An Italian exit, if not unthinkable, is far from inevitable, however. The No campaign comprised not only Eurosceptics but pro-Europeans such as the former prime minister Mario Monti and members of Mr Renzi’s liberal-centrist Democratic Party. Few voters treated the referendum as a judgement on the monetary union.

To achieve withdrawal from the euro, the populist Five Star Movement would need first to form a government (no easy task under Italy’s complex multiparty system), then amend the constitution to allow a public vote on Italy’s membership of the currency. Opinion polls continue to show a majority opposed to the return of the lira.

But Europe faces far more immediate dangers. Italy’s fragile banking system has been imperilled by the referendum result and the accompanying fall in investor confidence. In the absence of state aid, the Banca Monte dei Paschi di Siena, the world’s oldest bank, could soon face ruin. Italy’s national debt stands at 132 per cent of GDP, severely limiting its firepower, and its financial sector has amassed $360bn of bad loans. The risk is of a new financial crisis that spreads across the eurozone.

EU leaders’ record to date does not encourage optimism. Seven years after the Greek crisis began, the German government is continuing to advocate the failed path of austerity. On 4 December, Germany’s finance minister, Wolfgang Schäuble, declared that Greece must choose between unpopular “structural reforms” (a euphemism for austerity) or withdrawal from the euro. He insisted that debt relief “would not help” the immiserated country.

Yet the argument that austerity is unsustainable is now heard far beyond the Syriza government. The International Monetary Fund is among those that have demanded “unconditional” debt relief. Under the current bailout terms, Greece’s interest payments on its debt (roughly €330bn) will continually rise, consuming 60 per cent of its budget by 2060. The IMF has rightly proposed an extended repayment period and a fixed interest rate of 1.5 per cent. Faced with German intransigence, it is refusing to provide further funding.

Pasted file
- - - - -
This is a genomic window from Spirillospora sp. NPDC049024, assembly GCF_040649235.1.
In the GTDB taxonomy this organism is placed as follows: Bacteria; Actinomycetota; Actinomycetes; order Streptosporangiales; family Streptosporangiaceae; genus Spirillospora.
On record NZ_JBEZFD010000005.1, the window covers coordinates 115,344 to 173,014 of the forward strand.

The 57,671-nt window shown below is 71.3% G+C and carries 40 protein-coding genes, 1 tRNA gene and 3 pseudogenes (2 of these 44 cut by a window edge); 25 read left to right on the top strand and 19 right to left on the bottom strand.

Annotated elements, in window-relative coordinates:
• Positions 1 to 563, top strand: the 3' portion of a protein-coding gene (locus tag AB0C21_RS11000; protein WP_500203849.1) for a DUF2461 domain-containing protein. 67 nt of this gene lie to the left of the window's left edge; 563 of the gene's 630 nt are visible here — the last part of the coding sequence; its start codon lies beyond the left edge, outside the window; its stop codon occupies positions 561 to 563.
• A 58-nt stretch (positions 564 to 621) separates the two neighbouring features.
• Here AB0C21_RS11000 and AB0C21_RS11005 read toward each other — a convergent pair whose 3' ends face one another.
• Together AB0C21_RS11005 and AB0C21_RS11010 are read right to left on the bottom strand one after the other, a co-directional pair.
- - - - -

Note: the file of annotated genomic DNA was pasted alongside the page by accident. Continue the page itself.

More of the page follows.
Ever since the European Central Bank president, Mario Draghi, declared in 2012 that he was prepared to do “whatever it takes” to preserve the single currency, EU member states have relied on monetary policy to contain the crisis. This complacent approach could unravel. From the euro’s inception, economists have warned of the dangers of a monetary union that is unmatched by fiscal and political union. The UK, partly for these reasons, wisely rejected membership, but other states have been condemned to stagnation. As Felix Martin writes on page 15, “Italy today is worse off than it was not just in 2007, but in 1997. National output per head has stagnated for 20 years – an astonishing . . . statistic.”

Germany’s refusal to support demand (having benefited from a fixed exchange rate) undermined the principles of European solidarity and shared prosperity. German unemployment has fallen to 4.1 per cent, the lowest level since 1981, but joblessness is at 23.4 per cent in Greece, 19 per cent in Spain and 11.6 per cent in Italy. The youngest have suffered most. Youth unemployment is 46.5 per cent in Greece, 42.6 per cent in Spain and 36.4 per cent in Italy. No social model should tolerate such waste.

“If the euro fails, then Europe fails,” the German chancellor, Angela Merkel, has often asserted. Yet it does not follow that Europe will succeed if the euro survives. The continent that once aspired to be a rival superpower to the US is now a byword for decline, and ethnic nationalism and right-wing populism are thriving. In these circumstances, the surprise has been not voters’ intemperance, but their patience.

This article first appeared in the 08 December 2016 issue of the New Statesman, Brexit to Trump